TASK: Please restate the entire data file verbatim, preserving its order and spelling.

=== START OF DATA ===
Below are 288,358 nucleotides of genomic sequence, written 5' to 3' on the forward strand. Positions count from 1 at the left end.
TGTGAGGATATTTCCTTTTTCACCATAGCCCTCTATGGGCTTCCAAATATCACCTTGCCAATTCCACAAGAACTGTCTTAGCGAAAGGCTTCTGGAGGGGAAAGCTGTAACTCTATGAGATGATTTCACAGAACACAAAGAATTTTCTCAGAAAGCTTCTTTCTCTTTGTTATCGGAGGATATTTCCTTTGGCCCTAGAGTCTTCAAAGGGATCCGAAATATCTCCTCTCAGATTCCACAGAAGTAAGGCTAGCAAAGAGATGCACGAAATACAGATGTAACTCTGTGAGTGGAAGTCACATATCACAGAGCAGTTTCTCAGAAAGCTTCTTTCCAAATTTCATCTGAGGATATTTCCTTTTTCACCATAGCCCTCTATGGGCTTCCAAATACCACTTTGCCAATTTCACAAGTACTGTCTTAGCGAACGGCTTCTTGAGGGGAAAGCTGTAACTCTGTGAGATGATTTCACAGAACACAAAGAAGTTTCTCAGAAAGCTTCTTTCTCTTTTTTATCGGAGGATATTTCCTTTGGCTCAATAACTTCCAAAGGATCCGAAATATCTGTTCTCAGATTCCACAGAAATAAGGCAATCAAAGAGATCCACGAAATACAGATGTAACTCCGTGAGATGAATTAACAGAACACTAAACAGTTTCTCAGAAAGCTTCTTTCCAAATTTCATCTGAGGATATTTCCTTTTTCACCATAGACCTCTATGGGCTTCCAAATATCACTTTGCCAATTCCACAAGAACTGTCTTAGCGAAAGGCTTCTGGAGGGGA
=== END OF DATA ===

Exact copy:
Below are 288,358 nucleotides of genomic sequence, written 5' to 3' on the forward strand. Positions count from 1 at the left end.
TGTGAGGATATTTCCTTTTTCACCATAGCCCTCTATGGGCTTCCAAATATCACCTTGCCAATTCCACAAGAACTGTCTTAGCGAAAGGCTTCTGGAGGGGAAAGCTGTAACTCTATGAGATGATTTCACAGAACACAAAGAATTTTCTCAGAAAGCTTCTTTCTCTTTGTTATCGGAGGATATTTCCTTTGGCCCTAGAGTCTTCAAAGGGATCCGAAATATCTCCTCTCAGATTCCACAGAAGTAAGGCTAGCAAAGAGATGCACGAAATACAGATGTAACTCTGTGAGTGGAAGTCACATATCACAGAGCAGTTTCTCAGAAAGCTTCTTTCCAAATTTCATCTGAGGATATTTCCTTTTTCACCATAGCCCTCTATGGGCTTCCAAATACCACTTTGCCAATTTCACAAGTACTGTCTTAGCGAACGGCTTCTTGAGGGGAAAGCTGTAACTCTGTGAGATGATTTCACAGAACACAAAGAAGTTTCTCAGAAAGCTTCTTTCTCTTTTTTATCGGAGGATATTTCCTTTGGCTCAATAACTTCCAAAGGATCCGAAATATCTGTTCTCAGATTCCACAGAAATAAGGCAATCAAAGAGATCCACGAAATACAGATGTAACTCCGTGAGATGAATTAACAGAACACTAAACAGTTTCTCAGAAAGCTTCTTTCCAAATTTCATCTGAGGATATTTCCTTTTTCACCATAGACCTCTATGGGCTTCCAAATATCACTTTGCCAATTCCACAAGAACTGTCTTAGCGAAAGGCTTCTGGAGGGGA